Q.4 A 60 μF capacitor is connected to a 110 V, 60 Hz ac supply. Determine the rms value of the current in the circuit.

Ans.

$\begin{array}{l}{\text{Here, capacitance of capacitor, C = 60 μF = 60×10}}^{\text{-6}}\text{F}\\ \text{Supply voltage, V = 110 V}\\ \text{Frequency,}\mathrm{\nu }\text{= 60 Hz}\\ \text{Angular frequency, ω = 2}\mathrm{\pi \nu }\\ \text{Capacitive reactance is given by,}\\ {\text{X}}_{\text{c}}\text{=}\frac{\text{1}}{\text{ωC}}\text{=}\frac{\text{1}}{\text{2}\mathrm{\pi \nu }\text{C}}\\ \text{=}\frac{\text{1}}{{\text{2× 3.14 × 60 Hz × 60 ×10}}^{\text{-6}}\mathrm{F}}{\text{\hspace{0.17em}\hspace{0.17em}Ω}}^{\text{-1}}\\ \text{Rms value of current is given by, }\\ \text{I =}\frac{\text{ν}}{{\text{X}}_{\text{c}}}\\ {\text{= 110 × 2 × 3.14 × 60 Hz × 60 × 10}}^{\text{-6}}\text{}\mathrm{F}\\ \text{= 2.49 A}\\ \therefore \text{The rms value of current is 2.49 A.}\end{array}$

Q.5 In Exercises 7.3 and 7.4, what is the net power absorbed by each circuit over a complete cycle. Explain your answer.

Ans.

$\begin{array}{l}\text{In Exercise 7.3,}\\ \text{Rms value of the current, I = 15.92 A}\\ \text{Rms value of the voltage, V = 220 V}\\ \text{The net power absorbed can be calculated by the relation,}\\ \text{P = VI cos}\mathrm{\varphi }\\ \text{Here,\hspace{0.17em}\hspace{0.17em}}\mathrm{\varphi }\text{= Phase difference between V and I}\\ \text{In a pure inductive circuit, the phase difference}\\ \text{between alternating voltage and current is 90° i.e.,}\\ \mathrm{\varphi }\text{= 90°}\\ \therefore \text{P = VI cos 90° = 0}\\ \therefore \text{The net power is zero.}\\ \text{In Exercise 7.4,}\\ \text{Rms value of the current,}\\ \text{I = 2.49 A}\\ \text{Rms value of the voltage,}\\ \text{V = 110 V}\\ \text{The net power absorbed can be obtained as:}\\ \text{P = VI cos}\mathrm{\varphi }\\ \text{In a pure capacitive circuit, the phase difference}\\ \text{between alternating voltage and current is 90° i.e.,}\\ \mathrm{\varphi }\text{= 90°.}\\ \therefore \text{P = VI cos 90° = 0}\\ \therefore \text{The net power is zero.}\end{array}$

Q.6 Obtain the resonant frequency ωr of a series LCR circuit with L = 2.0 H, C = 32 μF and R = 10 Ω. What is the Q-value of this circuit?

Ans.

$\begin{array}{l}\text{Here, inductance, L = 2.0 H}\\ {\text{Capacitance,C = 32 μF = 32 × 10}}^{\text{-6}}\text{F}\\ \text{Resistance, R = 10 Ω}\\ \text{Resonant frequency can be obtained by the relation,}\\ {\text{ω}}_{\text{r}}\text{=}\frac{\text{1}}{\sqrt{\text{LC}}}\\ \text{=}\frac{\text{1}}{\sqrt{{\text{2 H × 32 × 10}}^{\text{-6}}\text{F}}}\text{=}\frac{\text{1}}{{\text{8×10}}^{\text{-3}}}{\text{s}}^{\text{-1}}{\text{= 125 s}}^{\text{-1}}\\ \text{Now, Q-value of the circuit is given by:}\\ \text{Q =}\frac{\text{1}}{\text{R}}\sqrt{\frac{\text{L}}{\text{C}}}\\ \text{=}\frac{\text{1}}{\text{10}}\sqrt{\frac{\text{2H}}{{\text{32 × 10}}^{\text{-6}}\text{F}}}\\ \text{=}\frac{\text{1}}{\text{10}}\text{×}\frac{\text{1}}{{\text{4×10}}^{\text{-3}}}\text{= 25}\\ \therefore \text{The Q-Value of this circuit is 25.}\end{array}$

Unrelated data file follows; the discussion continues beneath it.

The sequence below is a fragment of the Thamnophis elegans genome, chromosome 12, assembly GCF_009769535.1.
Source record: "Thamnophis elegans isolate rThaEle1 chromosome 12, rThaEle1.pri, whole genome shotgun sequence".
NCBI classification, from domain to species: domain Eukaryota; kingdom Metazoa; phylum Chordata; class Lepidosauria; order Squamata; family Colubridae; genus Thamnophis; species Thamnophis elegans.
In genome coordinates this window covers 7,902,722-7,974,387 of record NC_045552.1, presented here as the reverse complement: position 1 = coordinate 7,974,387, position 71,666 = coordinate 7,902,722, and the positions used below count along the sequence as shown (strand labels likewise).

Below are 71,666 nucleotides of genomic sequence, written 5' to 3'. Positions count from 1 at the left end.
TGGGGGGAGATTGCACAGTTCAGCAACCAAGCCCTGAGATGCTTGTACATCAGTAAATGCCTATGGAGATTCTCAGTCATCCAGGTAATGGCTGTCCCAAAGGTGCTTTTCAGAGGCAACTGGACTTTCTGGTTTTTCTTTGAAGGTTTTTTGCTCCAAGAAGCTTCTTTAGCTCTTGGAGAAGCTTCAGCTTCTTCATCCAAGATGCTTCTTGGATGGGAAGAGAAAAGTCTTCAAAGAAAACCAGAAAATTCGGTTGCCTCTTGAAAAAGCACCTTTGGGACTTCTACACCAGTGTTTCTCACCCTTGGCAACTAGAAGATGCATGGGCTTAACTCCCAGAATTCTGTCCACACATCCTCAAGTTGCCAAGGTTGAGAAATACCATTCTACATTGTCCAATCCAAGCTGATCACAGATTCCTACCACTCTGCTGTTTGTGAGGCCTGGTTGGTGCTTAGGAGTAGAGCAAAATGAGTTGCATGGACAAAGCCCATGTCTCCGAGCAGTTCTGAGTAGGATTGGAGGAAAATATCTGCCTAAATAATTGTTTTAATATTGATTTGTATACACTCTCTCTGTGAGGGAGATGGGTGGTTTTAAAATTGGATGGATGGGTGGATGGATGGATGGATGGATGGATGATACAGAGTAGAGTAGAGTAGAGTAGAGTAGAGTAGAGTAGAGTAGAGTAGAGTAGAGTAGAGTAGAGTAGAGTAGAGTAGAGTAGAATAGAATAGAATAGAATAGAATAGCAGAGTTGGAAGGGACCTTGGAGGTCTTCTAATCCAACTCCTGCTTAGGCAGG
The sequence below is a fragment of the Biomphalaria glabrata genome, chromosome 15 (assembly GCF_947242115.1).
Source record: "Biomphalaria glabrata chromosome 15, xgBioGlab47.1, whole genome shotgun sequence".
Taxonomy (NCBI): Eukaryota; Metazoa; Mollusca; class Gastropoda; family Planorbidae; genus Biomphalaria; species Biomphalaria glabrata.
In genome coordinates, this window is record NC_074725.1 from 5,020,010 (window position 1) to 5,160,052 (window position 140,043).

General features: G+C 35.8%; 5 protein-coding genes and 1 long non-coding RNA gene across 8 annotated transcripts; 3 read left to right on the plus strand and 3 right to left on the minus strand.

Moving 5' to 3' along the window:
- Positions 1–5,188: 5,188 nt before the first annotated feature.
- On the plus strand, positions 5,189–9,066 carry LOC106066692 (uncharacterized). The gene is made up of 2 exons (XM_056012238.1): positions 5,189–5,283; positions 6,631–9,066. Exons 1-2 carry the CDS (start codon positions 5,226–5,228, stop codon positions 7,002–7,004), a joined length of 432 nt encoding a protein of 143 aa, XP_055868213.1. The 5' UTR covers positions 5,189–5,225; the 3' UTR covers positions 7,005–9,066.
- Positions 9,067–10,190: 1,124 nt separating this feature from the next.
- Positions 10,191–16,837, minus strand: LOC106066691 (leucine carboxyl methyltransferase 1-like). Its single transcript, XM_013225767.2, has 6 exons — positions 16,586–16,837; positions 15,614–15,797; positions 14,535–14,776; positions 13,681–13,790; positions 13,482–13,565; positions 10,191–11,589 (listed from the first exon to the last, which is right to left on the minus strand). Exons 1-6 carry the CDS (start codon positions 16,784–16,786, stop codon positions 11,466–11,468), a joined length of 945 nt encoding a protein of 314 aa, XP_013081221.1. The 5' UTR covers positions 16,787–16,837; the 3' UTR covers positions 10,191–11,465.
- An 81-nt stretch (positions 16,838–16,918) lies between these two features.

Q.7 A charged 30 μF capacitor is connected to a 27 mH inductor. What is the angular frequency of free oscillations of the circuit?

Ans.

$\begin{array}{l}{\text{Here, capacitance, C = 30 μF = 30 ×10}}^{\text{-6}}\text{ F}\\ {\text{Inductance, L = 27 mH = 27 ×10}}^{\text{-3}}\text{H}\\ \text{Angular frequency is given by the relation,}\\ {\text{ω}}_{\text{r}}\text{=}\frac{\text{1}}{\sqrt{\text{LC}}}\text{=}\frac{\text{1}}{\sqrt{{\text{27 × 10}}^{\text{-3}}{\text{H ×30 × 10}}^{\text{-6}}\text{F}}}\\ {\text{ω}}_{\text{r}}\text{=}\frac{\text{1}}{{\text{9×10}}^{\text{-4}}}{\text{= 1.11×10}}^{\text{3}}{\text{ rads}}^{\text{-1}}\\ \therefore \text{The angular frequency of free oscillations of the}\\ {\text{circuit is 1.11 × 10}}^{\text{3}}{\text{rads}}^{\text{-1}}\text{.}\end{array}$

Q.8 Suppose the initial charge on the capacitor in Exercise 7.7 is 6 mC. What is the total energy stored in the circuit initially? What is the total energy at later time?

Ans.

$Here, capacitance of capacitor, C = 30 μF = 30×10 -6 F Inductance of inductor, L = 27 mH = 27×10 -3 H Charge on capacitor, Q = 6 mC = 6 × 10 -3 C Total energy stored in the capacitor can be obtained by the relation, E= 1 2 Q 2 C = 1 2 × 6 × 10 -3 C 2 30×10 -6 F = 6 10 J = 0.6 J At later time, total energy will remain the same because energy is shared between the capacitor and the inductor.$

Q.9 A series LCR circuit with R = 20 Ω, L = 1.5 H and C = 35 μF is connected to a variable frequency 200 V ac supply. When the frequency of the supply equals the natural frequency of the circuit, what is the average power transferred to the circuit in one complete cycle?

Ans.

$When the frequency of the supply power equals the natural frequency of the given LCR circuit, resonance takes place. Here, resistance, R = 20 Ω Inductance, L = 1.5 H Capacitance, C = 35 μF= 35 × 1 0 −6 F AC supply voltage to the circuit, V = 200 V Impedance of the circuit is given by, Z = R 2 + ωL – 1 ωC 2 At resonance, ωL = 1 ωC ∴Z=R =20 Ω Current in the circuit, I = V Z = 200 V 20 Ω =10 A ∴The average power transferred to the circuit in one complete cycle = VI = 200 V × 10 A = 2000 W$